Thursday, February 3, 2011

Do You Want Your Own Castle?

(Photo by Donnie Shackleford)

As you turn left coming out of Blue Grass Airport, in Lexington, KY, and then left again onto US60, also called the Versailles Road, you drive in front of Keaneland, one of two of Kentucky’s famous race courses, (the other being Churchill Downs in Louisville where they run the well-known Kentucky Derby.) Continuing along the US60 leaving Fayette County and entering Woodford county you suddenly come upon an unusually site. A castle where you least expect it.

In the United States there are many castles, all of them, no doubt, inspired by and copied from European castles, but nevertheless castles of some sort. The website, Castles of the United States, list more than 300 “castles”. Of course most of them are nothing more than fancy residential houses.

It was rumored that Lexington’s Martin Castle even caught the attention of Queen Elizabeth and her entourage on her last visit to Lexington a few years ago and that her secretary made a rather unflattering remark by calling it "an Americanized Mickey Mouse castle." He is probably not too far off the mark.

Nevertheless, Martin Castle, for many years fondly known as “Woodford Castle” may not have the rich history of intrigue or scandal as say Hampton Court Castle in England or Versailles outside Paris, France, but it does have a history. A rather mysterious history. (Interestingly in Kentucky there is a town called Versailles, just 10 minutes drive from the castle and there is also a town called Paris not too far away.)

After an extensive trip to the Continent, visiting many castles, especially German castles, Rex Martin, a wealthy land developer in Lexington, KY, in 1968 bought about 50 acres along US60 to build a castle for his wife Caroline. The next year he dug foundations and started to build his castle, but by the mid 70’s it was still not completed. At this stage Martin and his wife divorced and for the next 30 years or more nothing happened. The half built shell just sat there. It seemed that just like old European castles this one would also take decades if not lifetimes to be completed. Whether he ran out of money or the split from his wife stopped any further progress in the building is unknown. In the meantime the wooded gates with gold-foiled lion heads kept visitors at bay and it created many country rumors and legends about the place. But no one really knew what was to happen with the property.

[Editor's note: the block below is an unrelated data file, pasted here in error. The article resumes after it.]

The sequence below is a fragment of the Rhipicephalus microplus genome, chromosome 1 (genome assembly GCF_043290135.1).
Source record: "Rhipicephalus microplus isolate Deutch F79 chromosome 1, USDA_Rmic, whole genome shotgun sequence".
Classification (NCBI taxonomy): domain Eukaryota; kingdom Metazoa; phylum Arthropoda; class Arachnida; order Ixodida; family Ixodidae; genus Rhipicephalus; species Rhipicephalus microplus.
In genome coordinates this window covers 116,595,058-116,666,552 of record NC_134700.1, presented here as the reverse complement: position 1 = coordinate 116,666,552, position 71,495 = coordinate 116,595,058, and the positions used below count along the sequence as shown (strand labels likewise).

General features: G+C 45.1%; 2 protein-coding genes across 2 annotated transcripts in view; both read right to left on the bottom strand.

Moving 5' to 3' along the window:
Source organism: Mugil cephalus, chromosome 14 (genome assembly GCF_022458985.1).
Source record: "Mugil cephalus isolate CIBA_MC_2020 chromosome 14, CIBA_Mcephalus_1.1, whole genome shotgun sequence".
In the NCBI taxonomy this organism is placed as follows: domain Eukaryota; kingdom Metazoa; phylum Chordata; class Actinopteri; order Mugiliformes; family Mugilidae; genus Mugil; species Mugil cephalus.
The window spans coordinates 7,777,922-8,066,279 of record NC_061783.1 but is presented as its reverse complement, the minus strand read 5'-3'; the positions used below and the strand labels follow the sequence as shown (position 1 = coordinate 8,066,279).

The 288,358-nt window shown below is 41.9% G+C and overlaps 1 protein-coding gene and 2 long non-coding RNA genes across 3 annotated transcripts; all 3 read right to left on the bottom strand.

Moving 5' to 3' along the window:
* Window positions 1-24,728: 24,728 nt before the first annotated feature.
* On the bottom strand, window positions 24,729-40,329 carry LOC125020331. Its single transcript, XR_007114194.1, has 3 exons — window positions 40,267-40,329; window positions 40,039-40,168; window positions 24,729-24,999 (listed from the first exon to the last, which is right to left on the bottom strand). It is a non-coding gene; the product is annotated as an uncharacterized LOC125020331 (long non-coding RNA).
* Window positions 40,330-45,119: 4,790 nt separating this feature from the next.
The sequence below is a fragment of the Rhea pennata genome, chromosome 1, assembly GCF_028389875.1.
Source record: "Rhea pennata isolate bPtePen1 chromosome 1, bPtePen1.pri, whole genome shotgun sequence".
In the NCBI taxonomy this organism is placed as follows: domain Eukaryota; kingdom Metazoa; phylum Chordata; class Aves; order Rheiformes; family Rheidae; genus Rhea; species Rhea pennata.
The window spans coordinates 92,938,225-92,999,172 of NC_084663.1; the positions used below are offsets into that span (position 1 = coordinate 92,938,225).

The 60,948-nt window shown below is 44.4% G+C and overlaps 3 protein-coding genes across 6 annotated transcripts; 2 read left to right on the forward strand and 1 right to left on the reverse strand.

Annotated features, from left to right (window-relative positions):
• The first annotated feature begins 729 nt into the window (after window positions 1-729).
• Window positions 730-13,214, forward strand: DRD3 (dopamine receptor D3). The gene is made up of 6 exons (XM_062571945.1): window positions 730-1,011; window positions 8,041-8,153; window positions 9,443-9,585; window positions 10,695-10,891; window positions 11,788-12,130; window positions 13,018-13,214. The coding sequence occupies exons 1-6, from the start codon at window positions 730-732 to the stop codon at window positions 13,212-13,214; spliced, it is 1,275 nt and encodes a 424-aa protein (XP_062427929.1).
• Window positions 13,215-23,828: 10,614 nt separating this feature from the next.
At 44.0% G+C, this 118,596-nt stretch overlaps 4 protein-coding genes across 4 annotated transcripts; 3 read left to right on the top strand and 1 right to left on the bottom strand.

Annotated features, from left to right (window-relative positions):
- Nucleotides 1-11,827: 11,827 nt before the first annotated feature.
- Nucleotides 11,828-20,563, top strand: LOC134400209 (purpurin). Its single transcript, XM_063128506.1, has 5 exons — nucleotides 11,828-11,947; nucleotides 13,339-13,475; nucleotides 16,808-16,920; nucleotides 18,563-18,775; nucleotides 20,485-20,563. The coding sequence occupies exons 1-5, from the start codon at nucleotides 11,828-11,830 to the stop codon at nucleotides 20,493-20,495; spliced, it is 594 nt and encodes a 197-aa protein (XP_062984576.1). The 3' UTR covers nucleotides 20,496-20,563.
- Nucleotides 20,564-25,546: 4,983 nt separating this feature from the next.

Martin Castle on fire in May 2004 (Photos by Robert Taylor) 

At several times during the three decades the place was up for sale but no one purchased it until after Mr. Martin’s death, when a lawyer from Florida, Thomas R. Post bought it in 2003 for $1.8 million. Mr. Post immediately started to rebuild the inside of the castle, but as the work neared completion in May 2004 it burned down. Arson was suspected but no one was ever charged. Post then spent millions of Dollars more and many years to rebuild and enlarge the original castle with the aim to turn it into an upscale, unique bed and breakfast inn. This was completed in 2009 and the castle, now known as The CastlePost has 50 rooms including a library, sitting room, game room and a dining room for 40 guests. Outdoors there is a 20-by-50 foot pool, tennis courts, formal garden and a large Chinese dragon fountain spouting water.

The castle after the fire.

But in November 2010 it was reported that if owner Thomas Post can get the right price, the castle will be sold again. The asking price is $30 million, negotiable.

So if you are in the market for your own castle and you want to relocate to the rolling hills and green pastures of Kentucky, make your offer. It comes with its own mysterious history. No ghosts though.

After restoration it is called The CastlePost.

1 comment:

Anonymous said...

Ek gaan met my bank gesels! :)